“These are the shoes, well, shoe, that Terry Fox wore when he ran from Toronto to Thunder Bay.”
Lisa Vanlint holds up a brand new pair of Adidas Orions, the exact model that was gifted to Terry Fox twenty times.
“And they come with a copy of the letter that he wrote imploring Adidas for a new pair of shoes, along with laces printed with his quotes. Dreams are made if people try,” she said.
While the model was not literally the exact pair gifted to Terry Fox when he ran across Canada in 1980, they were part of the themed limited-edition release for the 40th anniversary of the Marathon of Hope. The shoes sold out so quickly that not even Fred Fox, Terry’s brother, was able to get a pair.
For families like the Vanlints, the Terry Fox run meant joining people touched by cancer, or running for those battling cancer. Vanlint and her partner have been running the marathon for 23 years now.
“I remember watching Terry as a little girl,” Vanlint reminisced.
The run became personal for her when she consecutively lost her parents to cancer. But this year, they were running for her partner Joanna’s father, Terry King, who died last year. Over the last 23 years, the Vanlint family team has raised over $300,000 for cancer research.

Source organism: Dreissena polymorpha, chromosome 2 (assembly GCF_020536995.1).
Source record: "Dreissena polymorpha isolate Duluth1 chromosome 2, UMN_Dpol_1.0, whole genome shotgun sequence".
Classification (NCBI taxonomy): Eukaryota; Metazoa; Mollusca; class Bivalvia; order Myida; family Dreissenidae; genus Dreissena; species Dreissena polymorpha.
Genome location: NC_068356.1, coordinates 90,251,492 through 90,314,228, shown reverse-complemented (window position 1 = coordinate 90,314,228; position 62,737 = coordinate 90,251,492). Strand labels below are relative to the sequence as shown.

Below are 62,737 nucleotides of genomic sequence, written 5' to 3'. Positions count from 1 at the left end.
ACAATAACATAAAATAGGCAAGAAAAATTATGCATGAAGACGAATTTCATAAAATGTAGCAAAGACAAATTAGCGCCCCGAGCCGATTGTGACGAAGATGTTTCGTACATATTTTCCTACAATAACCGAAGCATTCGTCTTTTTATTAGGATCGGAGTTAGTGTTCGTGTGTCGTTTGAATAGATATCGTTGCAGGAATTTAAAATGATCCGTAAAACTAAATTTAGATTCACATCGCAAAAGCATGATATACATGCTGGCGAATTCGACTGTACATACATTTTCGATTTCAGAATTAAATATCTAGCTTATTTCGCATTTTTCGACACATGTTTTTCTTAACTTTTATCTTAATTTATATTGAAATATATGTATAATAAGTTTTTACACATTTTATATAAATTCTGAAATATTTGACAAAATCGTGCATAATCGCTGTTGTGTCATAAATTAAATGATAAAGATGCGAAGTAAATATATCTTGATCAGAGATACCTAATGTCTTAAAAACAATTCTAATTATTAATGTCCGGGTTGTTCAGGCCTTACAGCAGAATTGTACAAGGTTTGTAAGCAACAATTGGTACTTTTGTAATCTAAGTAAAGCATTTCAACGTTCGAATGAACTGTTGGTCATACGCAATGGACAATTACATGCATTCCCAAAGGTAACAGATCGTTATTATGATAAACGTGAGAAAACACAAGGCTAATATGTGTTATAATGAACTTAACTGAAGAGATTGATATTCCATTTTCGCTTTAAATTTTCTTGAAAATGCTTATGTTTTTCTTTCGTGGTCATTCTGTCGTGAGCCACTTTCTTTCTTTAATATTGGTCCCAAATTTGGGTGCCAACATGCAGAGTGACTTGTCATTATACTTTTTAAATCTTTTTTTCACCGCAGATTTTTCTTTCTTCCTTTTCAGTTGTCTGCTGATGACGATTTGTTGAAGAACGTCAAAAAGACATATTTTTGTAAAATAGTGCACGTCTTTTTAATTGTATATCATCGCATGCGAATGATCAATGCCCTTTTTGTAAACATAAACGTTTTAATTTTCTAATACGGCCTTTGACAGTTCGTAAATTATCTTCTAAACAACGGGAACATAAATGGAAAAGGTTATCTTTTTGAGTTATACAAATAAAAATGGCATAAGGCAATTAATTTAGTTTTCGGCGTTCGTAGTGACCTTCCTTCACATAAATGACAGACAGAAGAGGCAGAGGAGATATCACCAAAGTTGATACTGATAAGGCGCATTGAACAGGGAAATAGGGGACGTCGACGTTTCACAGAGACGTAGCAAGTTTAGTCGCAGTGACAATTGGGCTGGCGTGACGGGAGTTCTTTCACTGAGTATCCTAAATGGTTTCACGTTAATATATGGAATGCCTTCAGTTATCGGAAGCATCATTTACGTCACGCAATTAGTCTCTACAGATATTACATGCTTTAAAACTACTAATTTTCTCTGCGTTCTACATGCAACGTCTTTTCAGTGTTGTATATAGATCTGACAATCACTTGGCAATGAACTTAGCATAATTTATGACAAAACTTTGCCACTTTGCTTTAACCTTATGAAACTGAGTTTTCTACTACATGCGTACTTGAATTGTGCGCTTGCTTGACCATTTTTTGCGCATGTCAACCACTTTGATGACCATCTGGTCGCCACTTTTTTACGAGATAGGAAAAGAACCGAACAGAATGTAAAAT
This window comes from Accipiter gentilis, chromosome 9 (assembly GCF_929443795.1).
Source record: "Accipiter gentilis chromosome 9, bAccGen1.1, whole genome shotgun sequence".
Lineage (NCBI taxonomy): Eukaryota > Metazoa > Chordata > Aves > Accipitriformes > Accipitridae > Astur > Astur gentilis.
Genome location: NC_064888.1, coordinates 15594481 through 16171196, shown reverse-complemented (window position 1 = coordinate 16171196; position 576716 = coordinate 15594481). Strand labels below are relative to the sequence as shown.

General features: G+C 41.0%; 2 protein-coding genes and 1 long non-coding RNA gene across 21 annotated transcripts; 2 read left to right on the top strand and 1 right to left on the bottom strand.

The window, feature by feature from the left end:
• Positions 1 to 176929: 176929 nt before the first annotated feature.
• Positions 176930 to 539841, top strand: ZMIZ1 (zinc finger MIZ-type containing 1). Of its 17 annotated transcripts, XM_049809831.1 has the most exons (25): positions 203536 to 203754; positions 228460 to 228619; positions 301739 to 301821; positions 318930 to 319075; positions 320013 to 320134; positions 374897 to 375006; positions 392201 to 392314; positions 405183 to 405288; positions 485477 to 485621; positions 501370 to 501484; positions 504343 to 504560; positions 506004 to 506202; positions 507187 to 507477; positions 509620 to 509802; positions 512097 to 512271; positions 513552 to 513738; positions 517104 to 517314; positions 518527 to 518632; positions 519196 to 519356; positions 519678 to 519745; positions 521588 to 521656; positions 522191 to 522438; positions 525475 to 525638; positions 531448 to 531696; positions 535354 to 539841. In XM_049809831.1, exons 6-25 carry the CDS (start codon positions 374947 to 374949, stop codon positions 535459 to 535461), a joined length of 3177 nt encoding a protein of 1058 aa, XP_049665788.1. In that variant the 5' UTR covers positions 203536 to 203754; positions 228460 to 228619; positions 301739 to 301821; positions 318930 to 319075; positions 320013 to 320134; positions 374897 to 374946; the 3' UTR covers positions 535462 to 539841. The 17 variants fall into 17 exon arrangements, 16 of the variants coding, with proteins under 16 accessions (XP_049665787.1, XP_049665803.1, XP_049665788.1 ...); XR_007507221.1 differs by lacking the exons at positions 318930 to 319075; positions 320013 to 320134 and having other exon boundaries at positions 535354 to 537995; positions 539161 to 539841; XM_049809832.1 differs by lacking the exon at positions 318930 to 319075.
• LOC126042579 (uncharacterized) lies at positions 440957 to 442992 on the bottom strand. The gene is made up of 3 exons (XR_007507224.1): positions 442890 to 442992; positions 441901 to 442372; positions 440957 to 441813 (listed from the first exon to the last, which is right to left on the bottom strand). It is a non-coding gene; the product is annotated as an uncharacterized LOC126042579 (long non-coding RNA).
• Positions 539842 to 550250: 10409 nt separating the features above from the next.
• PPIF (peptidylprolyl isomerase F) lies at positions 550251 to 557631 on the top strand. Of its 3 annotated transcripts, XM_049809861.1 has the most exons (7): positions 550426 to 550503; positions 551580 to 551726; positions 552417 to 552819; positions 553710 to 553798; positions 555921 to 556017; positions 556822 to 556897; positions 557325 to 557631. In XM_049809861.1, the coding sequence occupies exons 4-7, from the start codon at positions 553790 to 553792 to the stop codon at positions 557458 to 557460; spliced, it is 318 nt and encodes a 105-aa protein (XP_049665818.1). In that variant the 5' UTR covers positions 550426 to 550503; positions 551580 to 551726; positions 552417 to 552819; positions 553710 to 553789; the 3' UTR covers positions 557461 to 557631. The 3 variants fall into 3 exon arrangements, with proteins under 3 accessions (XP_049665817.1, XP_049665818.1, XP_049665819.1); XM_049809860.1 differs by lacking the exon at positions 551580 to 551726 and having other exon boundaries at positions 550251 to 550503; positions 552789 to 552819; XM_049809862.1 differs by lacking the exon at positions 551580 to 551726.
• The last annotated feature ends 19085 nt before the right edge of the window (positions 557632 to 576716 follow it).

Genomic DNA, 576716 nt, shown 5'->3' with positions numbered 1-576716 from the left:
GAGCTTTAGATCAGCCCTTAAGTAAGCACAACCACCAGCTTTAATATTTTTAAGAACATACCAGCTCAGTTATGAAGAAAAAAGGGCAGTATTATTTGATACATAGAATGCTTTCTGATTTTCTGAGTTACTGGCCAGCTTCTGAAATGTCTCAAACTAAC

But with the rise of COVID-19 cases in Canada in the fall, the Terry Fox Marathon presented both an adversity and a challenge. This year, the run was held virtually and remotely, with every family taking their own preferred route, with their electric watches to keep them accountable for the length they ran.
The Vanlints pride themselves on their dedication to the cause, raising $10,734 and surpassing their initial goal of $10,000. Despite the challenges that COVID-19 presented, the Vanlints did not run alone. Every year, on their T-shirts, they write the names of those lost or battling cancer within their community, and they cross the finish line with them.